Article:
Study Guide

Brooklyn: A Novel Coming of Age

By Colm Tóibín

Coming of Age

Elias was proud of her sister, of how much care she took with her appearance and how much care she put into whom she mixed with in the town and the golf club. (1.87)

Rose is everything Eilis wants to be when she grows up. She's classy and beautiful. She's a charming social butterfly. And she can hit golf balls harder than Ronda Rousey throws punches. While it's pretty awesome to have a big sis like this, it also sets an awfully high standard to live up to.

Eilis felt like a child when the doctor would come to the house, her mother listening with cowed respect. (1.186)

Although Eilis is almost an adult, her mother's overbearing nature makes her feel more like a kid. Call us crazy, fellow Shmoop-meisters, but it sounds like we have all of the ingredients for a classic coming-of-age story.

As she turned and looked at her sister, Eilis wanted to suggest that they change places, that Rose [...] would be happier going to America. (1.223)

Eilis' trip to America is the first thing that she's ever done by herself, so it's understandable that she's more nervous than a teenage girl at a 1D meet-and-greet.

She found herself thanking him in a tone that Rose might have used [...] a tone used by a woman in full possession of herself. (1.231)

Now that's how you do it, girl. Although she hasn't even begun her journey to America, Eilis is already following her sister's example and acting like a real lady. To be honest, it's probably a lot easier for her to do so when she's around people who don't know her.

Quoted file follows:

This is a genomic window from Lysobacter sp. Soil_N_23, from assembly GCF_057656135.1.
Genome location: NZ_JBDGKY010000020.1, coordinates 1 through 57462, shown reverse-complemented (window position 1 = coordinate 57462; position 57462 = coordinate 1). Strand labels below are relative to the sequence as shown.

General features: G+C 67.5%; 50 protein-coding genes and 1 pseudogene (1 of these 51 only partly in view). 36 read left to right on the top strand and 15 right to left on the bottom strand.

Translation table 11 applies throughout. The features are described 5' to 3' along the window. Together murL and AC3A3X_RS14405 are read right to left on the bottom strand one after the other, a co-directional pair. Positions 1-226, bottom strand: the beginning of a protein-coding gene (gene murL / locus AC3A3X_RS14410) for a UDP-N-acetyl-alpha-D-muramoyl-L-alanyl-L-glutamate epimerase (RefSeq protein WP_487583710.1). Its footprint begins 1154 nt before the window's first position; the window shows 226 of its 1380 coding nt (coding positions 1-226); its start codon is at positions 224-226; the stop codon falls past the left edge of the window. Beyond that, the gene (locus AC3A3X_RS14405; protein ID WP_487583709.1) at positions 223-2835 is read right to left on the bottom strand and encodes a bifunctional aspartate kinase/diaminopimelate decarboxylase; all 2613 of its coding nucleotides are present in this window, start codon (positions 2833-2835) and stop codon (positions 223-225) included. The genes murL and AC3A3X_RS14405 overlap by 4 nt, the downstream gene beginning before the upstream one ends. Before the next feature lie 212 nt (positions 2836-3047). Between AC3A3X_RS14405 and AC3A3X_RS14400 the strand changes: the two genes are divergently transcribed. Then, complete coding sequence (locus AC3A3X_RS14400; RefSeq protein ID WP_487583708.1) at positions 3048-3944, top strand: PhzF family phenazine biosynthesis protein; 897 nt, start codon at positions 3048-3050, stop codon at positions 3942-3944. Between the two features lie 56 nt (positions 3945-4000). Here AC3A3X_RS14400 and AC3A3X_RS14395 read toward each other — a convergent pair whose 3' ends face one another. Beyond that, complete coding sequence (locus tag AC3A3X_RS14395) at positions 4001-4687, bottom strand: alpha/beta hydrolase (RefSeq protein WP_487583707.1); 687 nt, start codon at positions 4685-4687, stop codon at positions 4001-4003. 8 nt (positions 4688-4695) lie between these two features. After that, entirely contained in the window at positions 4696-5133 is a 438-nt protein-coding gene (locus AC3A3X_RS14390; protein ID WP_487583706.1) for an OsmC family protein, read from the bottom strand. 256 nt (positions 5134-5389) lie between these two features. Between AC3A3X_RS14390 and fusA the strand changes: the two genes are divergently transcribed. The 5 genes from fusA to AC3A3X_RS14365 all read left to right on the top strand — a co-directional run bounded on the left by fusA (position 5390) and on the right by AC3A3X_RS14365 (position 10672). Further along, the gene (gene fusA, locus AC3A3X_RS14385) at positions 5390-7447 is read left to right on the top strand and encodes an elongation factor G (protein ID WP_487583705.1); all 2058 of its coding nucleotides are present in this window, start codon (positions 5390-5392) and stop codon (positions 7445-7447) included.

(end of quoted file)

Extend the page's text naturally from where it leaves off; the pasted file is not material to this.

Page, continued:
Georgina, she thought, would know what to do, as would Rose or her mother [...] But she had no idea what to do. (1.330)

Although she's made strides, Eilis is still a frightened little girl at heart. She still looks at adults and assumes that they know everything, which is an illusion that typically gets shattered as soon as you become one.

When Eilis looked at herself in the mirror she was surprised. She seemed older and, she thought, almost good-looking. (1.392)

Didn't take long, huh? Once she leaves home, Eilis has no choice but to adapt to adulthood, and we'd say that she passes this test with flying colors. What's more, she can feel that something has changed, even if she doesn't entirely understand what.

Instead, she determined that she would buy something, even just new shoes, which would make her feel more like the girls she had seen dancing. (3.12)

Although Eilis feels more adult after moving to America, it takes her some time to grow into the glamorous lady she secretly wants to be. This is mostly a confidence issue. Regardless, this passage shows that she's finally taking a step in the right direction.

"You'll have to shave down here," she said. "Otherwise, you'll spend your time on the beach pulling the elastic down." (3.572)

Nothing says "coming of age story" quite like some good old-fashioned feminine shaving advice, eh? This quote shows Eilis realizing that she's a sexual being… which is an important part of any person's growth into adulthood.

She noticed a woman studying her and she realized with amusement [...] that she must look glamorous in these streets. (4.33)

Eilis doesn't realize how much she's grown until she returns to her childhood home of Ireland. There, she's reminded of how much she's grown in relation to the unchanging small town of her youth and can't help but feel a tinge of pride.

"You seem more grown up and serious. And in your American clothes you look different. You have an air about you." (4.185)

You know what they say kids: American women gonna mess with your mind. Lenny Kravitz/Guess Who lyrics aside, this is another reminder of how much Eilis has grown over the past few years, whether she realizes it or not. Aw, jeez—our little Eily is all grown up and now we have all the feels.